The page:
Viewed by many as the greatest American president, Franklin Delano
Roosevelt not only helped bring the United States out of the Great Depression,
but also led the country through World War II. Elected to an unprecedented
four terms in office, Roosevelt never saw the final victory he worked
so hard for.
Born in 1882 in Hyde Park, New York, Roosevelt graduated from Harvard
in 1903 in only three years and attended Columbia law school, passing
the bar exam before receiving his degree. After a political career that
led to the governorship of New York, Roosevelt became president in 1933,
the height of the depression.
Preparing him for the role of Commander-in-Chief was his appointment
to Assistant Secretary of the Navy in 1913, where he had much popularity
and success. He was given this position by Woodrow Wilson for his support
in Wilson's presidential campaign (he did not support his cousin, Theodore
Roosevelt)(www.academic.marist.edu). He was delighted with his new post,
saying, "I now find my vocation combined with my vocation in a
delightful way," his hobby being ships and naval history; his vocation
politics. He learned much from his superior, Secretary of the Navy Josephus
Daniels, who taught him much about national politics and ways to get
along with Congress. Experience on the job during World War I working
on wartime projects such as planning to lay antisubmarine mines in the
North Sea. He toured European battlefields and conferred with military
leaders overseas. He became known as a man who got things done,
winning him status as a national figure (Freidel 414).
P51 Mustang (Animation by Ken Blandon)
In January 1943, Roosevelt, along with Churchill, proclaimed the doctrine
of unconditional surrender. The two leaders met in many wartime conferences,
where any differences that they had were solved amicably. Roosevelt
seemed to want to avoid the sort of differences of opinion among the
Allies and misunderstanding by the Germans that had made trouble at
the 1918 Armistice. Debate at these conferences centered around the
question of a landing in France. The British successfully managed to
delay the invasion of Normandy until June of 1944 (www.normandy.eb.com).
But it was the decision of Roosevelt to concentrate on the Western front
first that ultimately was one of the deciding factors in the victory
of the Allies.
Dwight David Eisenhower (1890-1969)
Once the decision to invade France in 1944 had been made, Dwight D.
Eisenhower was chosen to head the Allied force that would invade Normandy.
Born in Denison, Texas, General, and later to be President, Eisenhower
graduated from West Point Military Academy in 1915, a remarkable class
that was to produce 59 generals (www.eb.com). In World War I he was
promoted to captain and earned the Distinguished Service Medal (encarta.msn.com).
In the 1930s he served as chief of staff to General Arthur MacDouglas
in the Philippines. However, prior to World War II, Eisenhower had resigned
himself to finishing out a distinguished yet unremarkable military career.
However, when the United States entered World War II in 1941, General
George C. Marshall put him in charge of the War Plans division. In 1942,
he was promoted to lietentant general and given command of the U.S.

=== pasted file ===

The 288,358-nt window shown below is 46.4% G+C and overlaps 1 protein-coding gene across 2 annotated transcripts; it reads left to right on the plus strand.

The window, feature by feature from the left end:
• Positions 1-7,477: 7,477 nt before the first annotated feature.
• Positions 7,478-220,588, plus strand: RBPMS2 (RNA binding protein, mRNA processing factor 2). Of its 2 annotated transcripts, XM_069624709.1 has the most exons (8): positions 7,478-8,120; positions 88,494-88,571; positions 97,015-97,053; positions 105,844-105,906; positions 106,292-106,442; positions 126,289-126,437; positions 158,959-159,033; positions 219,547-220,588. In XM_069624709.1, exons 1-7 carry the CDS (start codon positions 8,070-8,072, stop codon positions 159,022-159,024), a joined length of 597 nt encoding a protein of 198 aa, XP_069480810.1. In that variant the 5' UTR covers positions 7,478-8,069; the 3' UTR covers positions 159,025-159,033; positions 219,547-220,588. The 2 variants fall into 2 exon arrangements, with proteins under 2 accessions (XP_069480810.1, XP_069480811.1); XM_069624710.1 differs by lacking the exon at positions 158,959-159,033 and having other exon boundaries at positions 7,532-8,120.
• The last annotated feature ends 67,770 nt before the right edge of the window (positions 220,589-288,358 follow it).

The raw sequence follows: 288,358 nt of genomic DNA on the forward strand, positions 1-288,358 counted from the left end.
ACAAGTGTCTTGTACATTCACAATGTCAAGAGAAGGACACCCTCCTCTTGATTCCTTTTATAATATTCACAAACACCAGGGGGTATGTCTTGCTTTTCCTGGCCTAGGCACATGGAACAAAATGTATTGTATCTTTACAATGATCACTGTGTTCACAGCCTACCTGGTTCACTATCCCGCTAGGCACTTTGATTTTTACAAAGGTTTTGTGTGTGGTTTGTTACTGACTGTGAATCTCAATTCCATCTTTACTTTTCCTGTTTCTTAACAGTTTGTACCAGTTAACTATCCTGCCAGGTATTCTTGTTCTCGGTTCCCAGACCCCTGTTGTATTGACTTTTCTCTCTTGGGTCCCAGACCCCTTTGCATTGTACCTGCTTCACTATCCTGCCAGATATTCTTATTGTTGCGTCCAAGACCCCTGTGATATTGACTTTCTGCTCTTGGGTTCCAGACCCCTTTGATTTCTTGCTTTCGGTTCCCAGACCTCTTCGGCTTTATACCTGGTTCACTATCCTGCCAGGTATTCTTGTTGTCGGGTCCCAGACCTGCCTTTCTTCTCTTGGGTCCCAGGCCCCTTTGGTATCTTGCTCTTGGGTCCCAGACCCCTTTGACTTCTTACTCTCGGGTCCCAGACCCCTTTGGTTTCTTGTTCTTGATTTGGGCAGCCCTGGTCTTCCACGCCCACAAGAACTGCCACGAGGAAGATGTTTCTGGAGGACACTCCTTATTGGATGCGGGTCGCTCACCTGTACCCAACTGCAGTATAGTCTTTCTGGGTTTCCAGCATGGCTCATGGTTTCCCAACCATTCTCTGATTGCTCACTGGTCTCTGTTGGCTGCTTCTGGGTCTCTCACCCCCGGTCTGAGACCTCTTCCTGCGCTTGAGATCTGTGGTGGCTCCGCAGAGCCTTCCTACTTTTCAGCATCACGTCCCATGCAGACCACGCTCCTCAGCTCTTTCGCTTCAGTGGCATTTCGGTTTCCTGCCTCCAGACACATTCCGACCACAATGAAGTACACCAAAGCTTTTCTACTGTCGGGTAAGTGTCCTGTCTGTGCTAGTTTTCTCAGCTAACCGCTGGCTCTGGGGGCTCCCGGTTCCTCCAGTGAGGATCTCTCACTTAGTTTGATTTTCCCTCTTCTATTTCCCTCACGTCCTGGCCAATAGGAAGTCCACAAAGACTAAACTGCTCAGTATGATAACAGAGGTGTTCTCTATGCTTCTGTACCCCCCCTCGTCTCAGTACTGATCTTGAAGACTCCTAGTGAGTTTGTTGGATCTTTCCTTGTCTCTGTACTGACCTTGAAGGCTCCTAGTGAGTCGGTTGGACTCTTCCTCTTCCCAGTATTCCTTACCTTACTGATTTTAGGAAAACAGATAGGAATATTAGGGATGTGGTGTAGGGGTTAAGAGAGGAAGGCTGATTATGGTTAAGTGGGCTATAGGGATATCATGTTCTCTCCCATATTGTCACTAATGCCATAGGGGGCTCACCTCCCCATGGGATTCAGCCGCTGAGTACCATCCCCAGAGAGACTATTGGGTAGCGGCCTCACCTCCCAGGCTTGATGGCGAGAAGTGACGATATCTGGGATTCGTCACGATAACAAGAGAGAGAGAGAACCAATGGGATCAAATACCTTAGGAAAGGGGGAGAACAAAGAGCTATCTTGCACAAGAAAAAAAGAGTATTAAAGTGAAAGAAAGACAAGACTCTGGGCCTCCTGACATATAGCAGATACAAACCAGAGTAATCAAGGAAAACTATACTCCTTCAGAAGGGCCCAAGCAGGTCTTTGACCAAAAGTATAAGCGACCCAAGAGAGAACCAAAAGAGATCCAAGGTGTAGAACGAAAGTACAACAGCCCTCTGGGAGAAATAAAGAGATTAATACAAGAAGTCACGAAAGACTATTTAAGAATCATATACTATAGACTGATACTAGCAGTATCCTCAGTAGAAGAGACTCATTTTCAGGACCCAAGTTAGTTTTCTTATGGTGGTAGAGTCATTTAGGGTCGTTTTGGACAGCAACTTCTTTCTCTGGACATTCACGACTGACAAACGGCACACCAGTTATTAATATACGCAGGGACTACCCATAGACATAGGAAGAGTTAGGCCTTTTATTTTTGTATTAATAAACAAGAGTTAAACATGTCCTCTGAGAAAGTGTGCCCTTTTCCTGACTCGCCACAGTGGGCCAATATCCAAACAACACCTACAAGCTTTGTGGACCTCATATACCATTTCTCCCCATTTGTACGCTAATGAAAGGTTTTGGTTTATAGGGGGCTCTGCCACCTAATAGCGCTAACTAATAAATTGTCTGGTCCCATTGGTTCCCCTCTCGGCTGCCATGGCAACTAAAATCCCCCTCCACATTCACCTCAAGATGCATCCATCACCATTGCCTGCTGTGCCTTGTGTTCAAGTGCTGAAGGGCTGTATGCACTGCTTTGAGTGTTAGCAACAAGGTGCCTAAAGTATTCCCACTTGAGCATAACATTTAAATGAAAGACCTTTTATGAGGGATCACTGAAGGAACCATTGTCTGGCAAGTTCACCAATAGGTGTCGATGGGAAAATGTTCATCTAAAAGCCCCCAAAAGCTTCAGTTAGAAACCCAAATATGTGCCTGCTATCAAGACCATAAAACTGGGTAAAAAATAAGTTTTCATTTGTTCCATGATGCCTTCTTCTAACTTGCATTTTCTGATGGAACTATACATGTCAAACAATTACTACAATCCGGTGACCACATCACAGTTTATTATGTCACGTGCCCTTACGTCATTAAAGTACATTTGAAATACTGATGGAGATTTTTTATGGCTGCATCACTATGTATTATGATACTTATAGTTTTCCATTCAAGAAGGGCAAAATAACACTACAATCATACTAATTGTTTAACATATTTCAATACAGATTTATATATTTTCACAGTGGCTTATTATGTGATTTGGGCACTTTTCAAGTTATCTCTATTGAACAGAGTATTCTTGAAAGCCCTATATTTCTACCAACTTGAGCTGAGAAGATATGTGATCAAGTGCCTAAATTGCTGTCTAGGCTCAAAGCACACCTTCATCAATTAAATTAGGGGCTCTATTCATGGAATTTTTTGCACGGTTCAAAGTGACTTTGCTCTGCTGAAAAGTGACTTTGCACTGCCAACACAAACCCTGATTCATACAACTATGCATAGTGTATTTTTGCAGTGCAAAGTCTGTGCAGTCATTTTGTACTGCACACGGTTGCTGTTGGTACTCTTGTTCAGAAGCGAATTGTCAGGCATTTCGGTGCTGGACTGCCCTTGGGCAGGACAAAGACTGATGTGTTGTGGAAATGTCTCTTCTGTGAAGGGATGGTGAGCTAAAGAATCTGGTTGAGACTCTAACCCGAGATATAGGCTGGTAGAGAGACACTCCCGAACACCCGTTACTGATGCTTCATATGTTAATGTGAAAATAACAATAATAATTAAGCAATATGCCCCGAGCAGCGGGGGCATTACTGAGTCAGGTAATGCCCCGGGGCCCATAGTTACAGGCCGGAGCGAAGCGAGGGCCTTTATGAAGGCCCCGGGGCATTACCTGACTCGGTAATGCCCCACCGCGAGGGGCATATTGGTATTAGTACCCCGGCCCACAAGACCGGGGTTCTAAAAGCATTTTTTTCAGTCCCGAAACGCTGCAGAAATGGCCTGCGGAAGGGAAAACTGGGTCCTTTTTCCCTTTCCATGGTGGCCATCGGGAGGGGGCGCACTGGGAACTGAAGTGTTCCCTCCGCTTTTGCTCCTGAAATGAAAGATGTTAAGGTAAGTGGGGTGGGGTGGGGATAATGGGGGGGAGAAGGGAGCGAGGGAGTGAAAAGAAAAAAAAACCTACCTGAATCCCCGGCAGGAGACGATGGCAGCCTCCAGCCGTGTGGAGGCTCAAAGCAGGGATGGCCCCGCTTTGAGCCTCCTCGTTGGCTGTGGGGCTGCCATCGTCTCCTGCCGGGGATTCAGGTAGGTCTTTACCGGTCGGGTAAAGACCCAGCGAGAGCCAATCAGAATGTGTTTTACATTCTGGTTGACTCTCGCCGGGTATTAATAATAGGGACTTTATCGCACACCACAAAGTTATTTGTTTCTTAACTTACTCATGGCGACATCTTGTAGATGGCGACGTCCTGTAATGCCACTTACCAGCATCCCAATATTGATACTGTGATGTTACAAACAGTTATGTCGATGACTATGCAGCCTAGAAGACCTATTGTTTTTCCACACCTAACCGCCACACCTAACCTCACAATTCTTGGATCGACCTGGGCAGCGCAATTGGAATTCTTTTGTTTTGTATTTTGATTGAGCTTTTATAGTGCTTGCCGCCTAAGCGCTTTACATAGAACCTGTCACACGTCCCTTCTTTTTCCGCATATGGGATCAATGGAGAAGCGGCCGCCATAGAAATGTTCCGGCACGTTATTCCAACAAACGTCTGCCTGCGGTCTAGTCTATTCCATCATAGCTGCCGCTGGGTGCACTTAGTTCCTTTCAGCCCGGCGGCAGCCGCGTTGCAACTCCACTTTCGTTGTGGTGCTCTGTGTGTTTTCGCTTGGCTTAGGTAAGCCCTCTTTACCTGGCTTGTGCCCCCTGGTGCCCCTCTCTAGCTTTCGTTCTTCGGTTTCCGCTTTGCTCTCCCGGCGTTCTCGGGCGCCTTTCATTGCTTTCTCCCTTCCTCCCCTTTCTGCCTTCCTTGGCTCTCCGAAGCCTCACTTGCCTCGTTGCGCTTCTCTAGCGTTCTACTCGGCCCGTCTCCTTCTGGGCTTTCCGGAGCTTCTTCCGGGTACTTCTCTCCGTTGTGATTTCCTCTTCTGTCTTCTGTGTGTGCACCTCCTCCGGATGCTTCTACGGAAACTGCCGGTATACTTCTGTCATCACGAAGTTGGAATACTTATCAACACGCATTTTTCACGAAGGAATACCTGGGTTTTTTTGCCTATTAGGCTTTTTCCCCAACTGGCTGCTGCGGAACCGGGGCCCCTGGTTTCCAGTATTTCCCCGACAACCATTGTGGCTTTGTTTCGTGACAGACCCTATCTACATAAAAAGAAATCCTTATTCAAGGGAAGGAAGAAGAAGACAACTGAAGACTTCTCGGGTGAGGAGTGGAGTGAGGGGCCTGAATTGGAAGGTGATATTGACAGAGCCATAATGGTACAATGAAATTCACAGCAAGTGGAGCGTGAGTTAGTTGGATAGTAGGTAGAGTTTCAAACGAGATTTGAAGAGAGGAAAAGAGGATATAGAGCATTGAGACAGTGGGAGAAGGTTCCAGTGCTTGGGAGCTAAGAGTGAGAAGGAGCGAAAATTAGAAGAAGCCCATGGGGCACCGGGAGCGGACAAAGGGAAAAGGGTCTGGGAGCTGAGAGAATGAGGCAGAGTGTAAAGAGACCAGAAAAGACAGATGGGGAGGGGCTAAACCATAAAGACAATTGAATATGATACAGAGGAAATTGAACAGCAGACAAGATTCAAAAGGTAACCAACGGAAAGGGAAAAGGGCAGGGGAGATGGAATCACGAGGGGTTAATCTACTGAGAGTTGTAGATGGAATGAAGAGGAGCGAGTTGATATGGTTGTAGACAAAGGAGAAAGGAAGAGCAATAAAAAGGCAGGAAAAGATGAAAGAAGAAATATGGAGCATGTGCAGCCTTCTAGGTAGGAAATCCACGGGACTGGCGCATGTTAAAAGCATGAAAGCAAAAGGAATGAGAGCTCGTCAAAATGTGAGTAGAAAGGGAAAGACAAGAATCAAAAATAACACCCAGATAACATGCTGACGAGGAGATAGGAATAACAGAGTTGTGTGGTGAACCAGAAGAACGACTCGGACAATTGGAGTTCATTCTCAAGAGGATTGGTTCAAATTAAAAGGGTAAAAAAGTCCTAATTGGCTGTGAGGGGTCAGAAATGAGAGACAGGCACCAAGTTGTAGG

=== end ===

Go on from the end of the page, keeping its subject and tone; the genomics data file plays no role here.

Army's European Theater of Operations, his first invasion driving the
Germans out of North Africa. In 1943, he found himself serving as Supreme
Commander, Allied Expeditionary Force, Europe (www.pbs.org).
Eisenhower was selected to head the Allied invasion force that was to
cross the English Channel, land in Normandy, France, and advance into
Germany (encarta.msn.com) Ike combined a talent for administration
with an affable, commanding, personality that eventually placed him
in positions of great power and responsibility, including leading the
Allied invasion of Europe in 1944 (www.pbs.org). However, Marshall's
decision to put him in charge of executing the plan was more political
than military. "D-Day is what made Dwight David Eisenhower president.
Had it failed, it is unlikely that anyone would have remembered any
subsequent successes" (people.delphi.com).
Eisenhower's rapid advancement, after a long career spent in relative
obscurity, was due not only to his knowledge of military strategy and
a talent for organization, but also his ability to persuade, to mediate,
and to be agreeable. Men from a variety of backgrounds and nationalities
liked and trusted him, impressed by his friendliness, humility, and
persistent optimism (www.eb.com). He was also very personable, knowing
just how to play British general Bernard Montgomery, Winston Churchill,
and Marshall to hold together the Grand Alliance (people.delphi.com).
Eisenhower had an open and friendly personality so appealing that both
political parties wanted to nominate him for the presidency in 1948!
Instead, he turned them both down to become president of Columbia University
for 2 years. But in 1952 Eisenhower announced that he would seek the
presidency with the Republican nomination, and won over Democrat Adlai
E.Stevenson (encarta.msn.com). He is also something of an enigma. His
plan for defeating Germany was direct to a fault; as the war wound down,
"Ike," as he was known, completely misunderstood the geopolitical
ramifications of Stalin (people.delphi.com).
For all his military background, Eisenhower despised war. His battlefield
experiences once led him to declare, "I hate war as only a soldier
who has lived it can, only as one who has seen its brutality, its futility,
its stupidity" (www.pbs.org).